PayPal still has a big lead over banks’ digital payment offerings, despite the many advances banks have made in recent years, a new study suggests.

PayPal is the most widely recognized online checkout service, with 77% of consumers familiar with its brand and using it to make online purchases, according to a study of 800 U.S. credit card customers Auriemma Consulting Group recently conducted. That compares with 41% who were familiar with Visa Checkout and 25% each for Masterpass and Amex Express Checkout.

San Jose, Calif.-based PayPal is the preferred approach for online purchases in general among 81% of respondents, and the company’s P-to-P service also beat out other brands, with 42% of respondents preferring PayPal compared with 19% who said they preferred to use their bank’s P-to-P service, Auriemma said in an Oct. 31 press release.

PayPal’s comfortable lead isn’t surprising, given its long head start for years as a dominant checkout option on U.S. merchants’ websites and its heritage as the top P-to-P approach used by consumers in the early days of eBay, which owned PayPal from 2002 until 2015 (PayPal was founded in 1998).

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“PayPal is the clear favorite in the online checkout space and they have earned a positive reputation with consumers,” said Jaclyn Holmes, a senior manager at Auriemma, who conducted the study in August 2016.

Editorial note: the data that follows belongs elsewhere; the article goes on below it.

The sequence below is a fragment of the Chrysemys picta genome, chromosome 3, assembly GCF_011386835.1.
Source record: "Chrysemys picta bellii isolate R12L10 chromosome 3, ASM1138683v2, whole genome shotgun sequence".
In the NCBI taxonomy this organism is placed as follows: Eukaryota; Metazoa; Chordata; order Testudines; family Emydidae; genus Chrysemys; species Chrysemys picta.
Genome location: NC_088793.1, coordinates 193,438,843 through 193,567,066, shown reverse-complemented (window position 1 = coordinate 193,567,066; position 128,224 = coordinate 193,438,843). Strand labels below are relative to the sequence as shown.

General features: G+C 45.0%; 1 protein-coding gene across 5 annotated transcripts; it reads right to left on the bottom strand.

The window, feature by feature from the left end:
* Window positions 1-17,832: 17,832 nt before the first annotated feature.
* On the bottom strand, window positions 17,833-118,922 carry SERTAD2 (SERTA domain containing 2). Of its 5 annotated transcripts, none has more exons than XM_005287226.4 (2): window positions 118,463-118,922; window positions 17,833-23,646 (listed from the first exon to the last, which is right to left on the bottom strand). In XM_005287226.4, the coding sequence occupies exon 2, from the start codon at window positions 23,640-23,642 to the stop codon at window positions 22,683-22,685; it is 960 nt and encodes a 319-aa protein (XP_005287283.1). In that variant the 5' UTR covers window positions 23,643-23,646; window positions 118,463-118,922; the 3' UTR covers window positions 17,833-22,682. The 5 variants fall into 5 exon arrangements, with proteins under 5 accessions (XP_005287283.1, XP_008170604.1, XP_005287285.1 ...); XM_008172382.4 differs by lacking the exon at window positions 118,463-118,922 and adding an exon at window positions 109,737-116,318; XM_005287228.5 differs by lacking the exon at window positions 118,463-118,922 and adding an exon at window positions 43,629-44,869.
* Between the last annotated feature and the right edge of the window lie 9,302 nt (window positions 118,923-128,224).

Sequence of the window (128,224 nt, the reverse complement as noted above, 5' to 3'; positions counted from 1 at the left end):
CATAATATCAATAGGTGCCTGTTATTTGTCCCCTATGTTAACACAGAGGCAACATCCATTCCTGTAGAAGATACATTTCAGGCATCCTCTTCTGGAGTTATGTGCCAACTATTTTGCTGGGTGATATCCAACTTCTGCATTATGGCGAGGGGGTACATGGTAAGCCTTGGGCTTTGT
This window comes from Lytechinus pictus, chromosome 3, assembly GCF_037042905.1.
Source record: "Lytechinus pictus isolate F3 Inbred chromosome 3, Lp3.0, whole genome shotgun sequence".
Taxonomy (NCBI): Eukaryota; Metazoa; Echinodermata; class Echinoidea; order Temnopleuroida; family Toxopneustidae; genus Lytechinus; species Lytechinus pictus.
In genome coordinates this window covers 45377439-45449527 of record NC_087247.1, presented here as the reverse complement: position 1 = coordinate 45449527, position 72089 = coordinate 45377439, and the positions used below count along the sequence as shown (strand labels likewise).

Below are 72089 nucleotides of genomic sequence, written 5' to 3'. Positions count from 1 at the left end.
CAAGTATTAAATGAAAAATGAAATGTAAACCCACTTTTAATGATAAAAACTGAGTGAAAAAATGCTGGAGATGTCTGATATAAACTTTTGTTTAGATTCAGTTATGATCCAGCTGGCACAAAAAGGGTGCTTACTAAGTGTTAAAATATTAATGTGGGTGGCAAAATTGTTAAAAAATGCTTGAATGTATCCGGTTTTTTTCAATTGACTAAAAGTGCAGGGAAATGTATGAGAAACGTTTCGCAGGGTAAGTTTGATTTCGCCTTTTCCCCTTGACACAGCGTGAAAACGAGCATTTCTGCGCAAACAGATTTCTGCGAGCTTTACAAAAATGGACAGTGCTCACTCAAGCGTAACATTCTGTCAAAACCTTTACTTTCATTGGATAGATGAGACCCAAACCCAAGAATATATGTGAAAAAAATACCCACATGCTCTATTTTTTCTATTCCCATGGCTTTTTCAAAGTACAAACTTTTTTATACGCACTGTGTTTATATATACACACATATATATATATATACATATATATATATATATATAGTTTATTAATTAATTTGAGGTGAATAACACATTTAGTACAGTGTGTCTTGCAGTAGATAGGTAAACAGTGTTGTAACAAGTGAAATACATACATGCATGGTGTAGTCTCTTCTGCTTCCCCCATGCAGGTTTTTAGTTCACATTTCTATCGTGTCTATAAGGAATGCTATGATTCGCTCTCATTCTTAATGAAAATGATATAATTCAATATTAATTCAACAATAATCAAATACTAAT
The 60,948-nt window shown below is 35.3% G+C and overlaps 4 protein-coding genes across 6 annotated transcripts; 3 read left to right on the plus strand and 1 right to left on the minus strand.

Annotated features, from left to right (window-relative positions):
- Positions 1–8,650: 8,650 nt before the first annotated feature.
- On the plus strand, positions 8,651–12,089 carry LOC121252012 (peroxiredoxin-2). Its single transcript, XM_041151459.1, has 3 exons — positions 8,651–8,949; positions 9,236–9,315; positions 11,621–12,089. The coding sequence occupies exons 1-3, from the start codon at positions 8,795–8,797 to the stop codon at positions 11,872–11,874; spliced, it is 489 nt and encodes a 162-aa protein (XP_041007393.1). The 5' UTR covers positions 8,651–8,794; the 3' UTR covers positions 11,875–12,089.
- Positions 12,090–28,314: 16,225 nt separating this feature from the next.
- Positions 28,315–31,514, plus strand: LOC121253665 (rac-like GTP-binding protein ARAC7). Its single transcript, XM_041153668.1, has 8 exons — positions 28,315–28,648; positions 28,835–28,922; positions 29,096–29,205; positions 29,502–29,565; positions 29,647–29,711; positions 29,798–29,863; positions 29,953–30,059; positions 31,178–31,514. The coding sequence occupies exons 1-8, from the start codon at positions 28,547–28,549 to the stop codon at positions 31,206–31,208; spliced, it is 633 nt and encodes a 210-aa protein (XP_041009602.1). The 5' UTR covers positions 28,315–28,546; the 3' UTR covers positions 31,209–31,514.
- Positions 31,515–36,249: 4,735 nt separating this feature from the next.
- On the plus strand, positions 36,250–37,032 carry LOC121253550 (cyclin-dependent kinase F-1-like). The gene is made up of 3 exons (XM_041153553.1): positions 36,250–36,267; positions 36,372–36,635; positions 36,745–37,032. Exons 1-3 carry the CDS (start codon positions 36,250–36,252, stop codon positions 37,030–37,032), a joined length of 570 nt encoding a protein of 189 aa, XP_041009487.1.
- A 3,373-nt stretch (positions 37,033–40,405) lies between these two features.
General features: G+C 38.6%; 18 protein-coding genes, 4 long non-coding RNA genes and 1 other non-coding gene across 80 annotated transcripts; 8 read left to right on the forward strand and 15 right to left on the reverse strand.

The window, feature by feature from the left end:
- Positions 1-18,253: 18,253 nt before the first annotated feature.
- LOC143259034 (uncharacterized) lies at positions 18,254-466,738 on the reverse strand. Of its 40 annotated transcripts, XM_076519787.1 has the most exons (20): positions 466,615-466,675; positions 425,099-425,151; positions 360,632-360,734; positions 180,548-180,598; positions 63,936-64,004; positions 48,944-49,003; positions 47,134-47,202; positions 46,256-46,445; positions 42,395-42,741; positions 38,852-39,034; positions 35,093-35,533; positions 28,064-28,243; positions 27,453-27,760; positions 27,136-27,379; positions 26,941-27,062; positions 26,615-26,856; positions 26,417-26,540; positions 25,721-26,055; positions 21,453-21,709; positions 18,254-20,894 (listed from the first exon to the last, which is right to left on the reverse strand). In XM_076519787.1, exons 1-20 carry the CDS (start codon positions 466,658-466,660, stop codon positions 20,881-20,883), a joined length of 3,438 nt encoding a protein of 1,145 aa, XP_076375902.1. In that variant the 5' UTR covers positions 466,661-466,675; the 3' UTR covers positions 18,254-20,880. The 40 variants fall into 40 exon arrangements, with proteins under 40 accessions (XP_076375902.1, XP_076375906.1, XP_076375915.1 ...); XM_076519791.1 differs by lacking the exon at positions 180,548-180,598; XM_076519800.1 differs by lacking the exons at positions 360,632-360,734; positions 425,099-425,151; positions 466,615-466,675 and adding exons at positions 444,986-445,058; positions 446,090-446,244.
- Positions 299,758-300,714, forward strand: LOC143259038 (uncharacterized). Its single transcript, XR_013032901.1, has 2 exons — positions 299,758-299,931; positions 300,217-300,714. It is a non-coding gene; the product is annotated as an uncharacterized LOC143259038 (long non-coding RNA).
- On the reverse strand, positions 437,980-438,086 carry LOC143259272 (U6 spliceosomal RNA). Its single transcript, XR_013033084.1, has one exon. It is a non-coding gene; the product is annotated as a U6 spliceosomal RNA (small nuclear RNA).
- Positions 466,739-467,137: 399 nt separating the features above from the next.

Consumer habit is working in PayPal's favor, according to Holmes. "We asked respondents why they were uninterested in using other online checkout services, and across the board, the top reason was that they were satisfied with their current options," she said.

But PayPal could lose some of its branding advantage in the wake of agreements Visa and Mastercard recently struck with the alternative payment provider. As part of these agreements, PayPal promised to make the card networks’ brands a clearer choice for consumers funding PayPal accounts. Previously, PayPal favored the cheaper ACH funding option.

In the P-to-P realm, the nation’s largest banks are preparing to relaunch their P-to-P services under a single brand—Zelle—with a unified approach that replaces their splintered offerings.

Banks already have plenty to build on, because consumers tend to trust banks more than PayPal. Eighty-one percent of consumers in Auriemma’s latest study said they trust their bank, compared with 55% who said they trust PayPal.

More than half, or 56% of consumers, said they are “generally unwilling” to assign funds to PayPal for direct deposit, Auriemma said in the release.

PayPal still has one up on banks when it comes to security: 69% of consumers said they believe PayPal’s technology is better than their bank’s at protecting individuals’ financial information, Auriemma added.

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